Tutorial :Passing array by ref


Ref. to my last post and sellibitze's comment to that post on passing array by ref rather than by value, why is it that when I'm passing array by value compiler can deduce arguments but it won't do it if I pass it by value?

template<class T,int row, int col>  void invert(T (&a)[row][col]) //NOTE AMPERSAND  

in main with declaration above I can call:

int main(int argc, char* argv[])  {  invert(a);//HERE ARGUMETS ARE AUTOMATICALLY DEDUCED  }  

but without ampersand I would have to call it like so:

 int main(int argc, char* argv[])      {      invert<int,3,4>(a);      }  

@Paul So just to make it clear when I'm declaring fnc:

void f(int a[]);//I'm passing a pointer  

but when I'm declaring:

void f(int &a[]);//I'm passing a ref?  

Do I understand this correctly now?


That's because when you pass an array "by value" it decays to a pointer. That is, you are in fact passing a pointer to the first element without any size information.

When you have a signature like this:

 void foo(int arr[10]);  

then the value 10 is completely ignored and you can pass arrays of ints of any size to it. It is exactly the same as

 void foo(int arr[]);  


void foo(int* arr);  

As you can see the size information is not preserved, and therefore it cannot be used to deduce the size of the array.

With a two-dimensional array, the first dimension decays. For example: an array of 10 arrays of 20 integers (int arr[10][20]) decays to a pointer to arrays of 20 integers (int (*arr)[20]) etc, so the value 10 cannot be deduced but the size of the second dimension (20) is preserved an can be deduced.

template<class T,int row, int col>  void foo(T (&a)[row][col]) { }    template <class T, int col>  void bar(T arr[][col]) {}    int main()  {      int a[10][20];      foo(a);      bar(a);  }  

When you pass something by reference, the type is preserved, the arrays don't decay and all the size information will remain available.


You can't pass array by value, only by pointer (when you pass an array to a function it's automatically converted to a pointer).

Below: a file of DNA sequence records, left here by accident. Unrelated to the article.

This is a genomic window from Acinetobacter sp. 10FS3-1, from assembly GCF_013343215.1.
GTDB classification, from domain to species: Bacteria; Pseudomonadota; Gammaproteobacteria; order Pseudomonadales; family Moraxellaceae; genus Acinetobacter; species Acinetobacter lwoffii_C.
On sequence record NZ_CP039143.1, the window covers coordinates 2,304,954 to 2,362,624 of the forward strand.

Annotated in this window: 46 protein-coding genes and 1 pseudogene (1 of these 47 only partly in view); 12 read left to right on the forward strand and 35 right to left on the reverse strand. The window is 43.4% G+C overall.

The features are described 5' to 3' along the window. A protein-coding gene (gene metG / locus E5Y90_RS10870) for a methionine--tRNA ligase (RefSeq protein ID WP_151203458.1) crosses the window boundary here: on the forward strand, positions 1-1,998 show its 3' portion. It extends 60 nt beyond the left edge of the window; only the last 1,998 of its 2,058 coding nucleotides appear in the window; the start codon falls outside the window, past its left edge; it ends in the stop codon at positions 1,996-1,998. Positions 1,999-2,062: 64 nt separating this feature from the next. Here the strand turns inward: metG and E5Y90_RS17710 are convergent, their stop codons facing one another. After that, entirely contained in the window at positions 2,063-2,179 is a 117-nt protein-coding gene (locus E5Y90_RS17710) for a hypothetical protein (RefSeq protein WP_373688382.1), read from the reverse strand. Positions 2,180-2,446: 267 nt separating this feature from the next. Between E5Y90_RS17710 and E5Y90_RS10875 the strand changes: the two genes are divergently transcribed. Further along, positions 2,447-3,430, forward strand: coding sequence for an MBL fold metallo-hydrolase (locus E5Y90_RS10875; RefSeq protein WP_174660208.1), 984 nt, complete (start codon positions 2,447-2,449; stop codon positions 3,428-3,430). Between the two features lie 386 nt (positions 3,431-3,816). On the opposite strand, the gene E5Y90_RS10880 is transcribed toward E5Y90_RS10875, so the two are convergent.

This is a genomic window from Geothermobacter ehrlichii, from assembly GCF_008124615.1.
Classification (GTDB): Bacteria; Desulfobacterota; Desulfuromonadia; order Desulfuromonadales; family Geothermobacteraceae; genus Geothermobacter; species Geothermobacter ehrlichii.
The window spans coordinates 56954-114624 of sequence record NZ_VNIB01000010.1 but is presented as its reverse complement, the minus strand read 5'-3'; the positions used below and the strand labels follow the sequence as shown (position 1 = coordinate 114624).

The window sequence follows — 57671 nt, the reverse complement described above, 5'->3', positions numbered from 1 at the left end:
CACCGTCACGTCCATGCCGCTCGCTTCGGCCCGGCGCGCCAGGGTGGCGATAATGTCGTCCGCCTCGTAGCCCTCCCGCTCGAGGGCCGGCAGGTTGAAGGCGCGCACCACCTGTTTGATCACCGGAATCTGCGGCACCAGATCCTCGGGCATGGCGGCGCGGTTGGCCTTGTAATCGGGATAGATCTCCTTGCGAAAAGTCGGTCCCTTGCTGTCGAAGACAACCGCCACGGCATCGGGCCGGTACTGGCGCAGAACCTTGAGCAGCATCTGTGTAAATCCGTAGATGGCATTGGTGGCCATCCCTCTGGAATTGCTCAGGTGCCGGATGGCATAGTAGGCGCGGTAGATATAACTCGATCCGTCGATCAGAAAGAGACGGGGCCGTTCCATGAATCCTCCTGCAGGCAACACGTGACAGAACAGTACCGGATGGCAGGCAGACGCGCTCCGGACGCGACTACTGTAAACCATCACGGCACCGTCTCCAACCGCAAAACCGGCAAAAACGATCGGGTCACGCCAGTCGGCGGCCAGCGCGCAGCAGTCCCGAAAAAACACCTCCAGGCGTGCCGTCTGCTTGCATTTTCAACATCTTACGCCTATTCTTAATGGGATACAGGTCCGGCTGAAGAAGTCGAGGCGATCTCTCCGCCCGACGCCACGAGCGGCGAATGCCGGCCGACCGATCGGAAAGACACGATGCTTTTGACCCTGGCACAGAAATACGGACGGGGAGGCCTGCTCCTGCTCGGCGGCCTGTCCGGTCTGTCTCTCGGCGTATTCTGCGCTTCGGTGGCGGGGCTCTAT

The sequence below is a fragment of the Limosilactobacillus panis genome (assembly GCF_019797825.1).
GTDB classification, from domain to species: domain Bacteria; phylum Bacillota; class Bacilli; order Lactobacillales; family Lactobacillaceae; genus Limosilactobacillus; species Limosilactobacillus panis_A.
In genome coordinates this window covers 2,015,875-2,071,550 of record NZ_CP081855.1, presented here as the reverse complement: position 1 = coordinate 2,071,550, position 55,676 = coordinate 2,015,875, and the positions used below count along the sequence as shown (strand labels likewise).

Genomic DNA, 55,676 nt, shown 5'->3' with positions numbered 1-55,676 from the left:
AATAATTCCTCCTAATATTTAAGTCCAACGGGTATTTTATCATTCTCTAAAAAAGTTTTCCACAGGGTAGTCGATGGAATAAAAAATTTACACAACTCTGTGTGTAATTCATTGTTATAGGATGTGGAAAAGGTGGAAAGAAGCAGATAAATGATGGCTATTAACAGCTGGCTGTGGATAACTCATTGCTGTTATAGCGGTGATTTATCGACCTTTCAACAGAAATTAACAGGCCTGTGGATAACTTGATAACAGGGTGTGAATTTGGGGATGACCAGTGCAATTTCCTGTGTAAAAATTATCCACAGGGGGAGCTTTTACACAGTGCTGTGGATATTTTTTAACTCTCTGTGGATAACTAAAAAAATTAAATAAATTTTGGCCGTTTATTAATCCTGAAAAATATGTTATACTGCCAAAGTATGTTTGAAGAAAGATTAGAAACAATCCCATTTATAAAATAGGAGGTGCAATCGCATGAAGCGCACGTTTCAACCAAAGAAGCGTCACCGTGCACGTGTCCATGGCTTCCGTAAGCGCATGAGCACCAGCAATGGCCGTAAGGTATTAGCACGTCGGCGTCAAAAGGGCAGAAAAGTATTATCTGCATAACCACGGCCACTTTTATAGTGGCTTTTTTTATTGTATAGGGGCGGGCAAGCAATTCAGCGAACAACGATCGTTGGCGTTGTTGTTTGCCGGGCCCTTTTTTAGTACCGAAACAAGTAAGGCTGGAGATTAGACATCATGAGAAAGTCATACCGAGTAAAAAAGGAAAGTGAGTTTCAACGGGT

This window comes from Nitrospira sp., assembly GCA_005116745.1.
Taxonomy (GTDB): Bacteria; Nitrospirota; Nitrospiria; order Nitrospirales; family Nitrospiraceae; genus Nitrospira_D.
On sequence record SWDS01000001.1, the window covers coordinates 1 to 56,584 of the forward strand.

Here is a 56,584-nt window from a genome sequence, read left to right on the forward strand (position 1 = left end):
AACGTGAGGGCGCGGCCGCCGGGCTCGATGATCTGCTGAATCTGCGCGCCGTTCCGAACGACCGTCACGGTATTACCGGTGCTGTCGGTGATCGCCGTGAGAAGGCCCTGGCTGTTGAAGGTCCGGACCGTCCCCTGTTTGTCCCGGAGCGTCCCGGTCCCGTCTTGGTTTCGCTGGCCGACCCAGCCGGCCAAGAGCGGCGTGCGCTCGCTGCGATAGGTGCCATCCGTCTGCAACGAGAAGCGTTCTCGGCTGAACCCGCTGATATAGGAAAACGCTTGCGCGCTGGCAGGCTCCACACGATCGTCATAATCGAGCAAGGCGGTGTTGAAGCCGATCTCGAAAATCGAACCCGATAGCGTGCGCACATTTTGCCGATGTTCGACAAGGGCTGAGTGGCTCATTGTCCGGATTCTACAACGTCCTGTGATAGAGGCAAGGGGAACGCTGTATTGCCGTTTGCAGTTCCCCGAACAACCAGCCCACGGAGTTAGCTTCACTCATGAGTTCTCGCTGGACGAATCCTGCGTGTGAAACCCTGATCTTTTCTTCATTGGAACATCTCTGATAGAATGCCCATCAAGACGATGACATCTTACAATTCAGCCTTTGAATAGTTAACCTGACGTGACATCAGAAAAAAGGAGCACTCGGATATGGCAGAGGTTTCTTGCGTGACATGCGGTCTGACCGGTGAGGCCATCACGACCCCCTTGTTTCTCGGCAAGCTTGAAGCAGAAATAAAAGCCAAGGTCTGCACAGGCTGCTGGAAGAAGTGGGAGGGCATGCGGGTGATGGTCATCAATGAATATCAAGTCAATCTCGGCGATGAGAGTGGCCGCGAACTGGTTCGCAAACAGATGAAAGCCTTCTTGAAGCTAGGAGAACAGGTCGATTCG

I don't really understand what you mean by "deduce arguments"; do you mean the total size of the array? If yes then if you pass it by pointer it's lost because pointers don't carry that kind of information.

Anyways I highly recommend to use std::vector rather than plain old C arrays; many less headaches! They are passed by value by default (as you would expect); they can easily passed by reference and by pointer if you want to, and they never lose information such as the array size. They also protected against buffer overflows and underflows, and they automatically grow as you add more elements.


void f(int &a[]); // I'm passing a ref?  

No, here you try to pass an array of references, which does not exist in the type system. You might be tempted to write the following:

void f(int (&a)[]);  

But references to arrays of unknown bound are not allowed as function parameters.

When you declare a function parameter as an array of n dimensions, it is rewritten by the compiler as a pointer to an array of n-1 dimensions. The following signatures are equivalent:

void fun(int x[][10]);  void fun(int x[2][10]);  void fun(int x[99][10]);  void fun(int (*x)[10]);  

The bound of the first dimension is ignored and thus cannot be inferred by the template mechanism.

What you can do is pass a pointer to the entire 2D array:

template <class T, int row, int col>  void invert(T (*a)[row][col])  {      std::cout << row << " x " << col << std::endl;      T first_entry = (*a)[0][0];  }    int main(int argc, char* argv[])  {      int a[10][20];      invert(&a);  }  

This works as expected, but as you can see, the syntax is a little clumsy on both sides.

Note:If u also have question or solution just comment us below or mail us on toontricks1994@gmail.com
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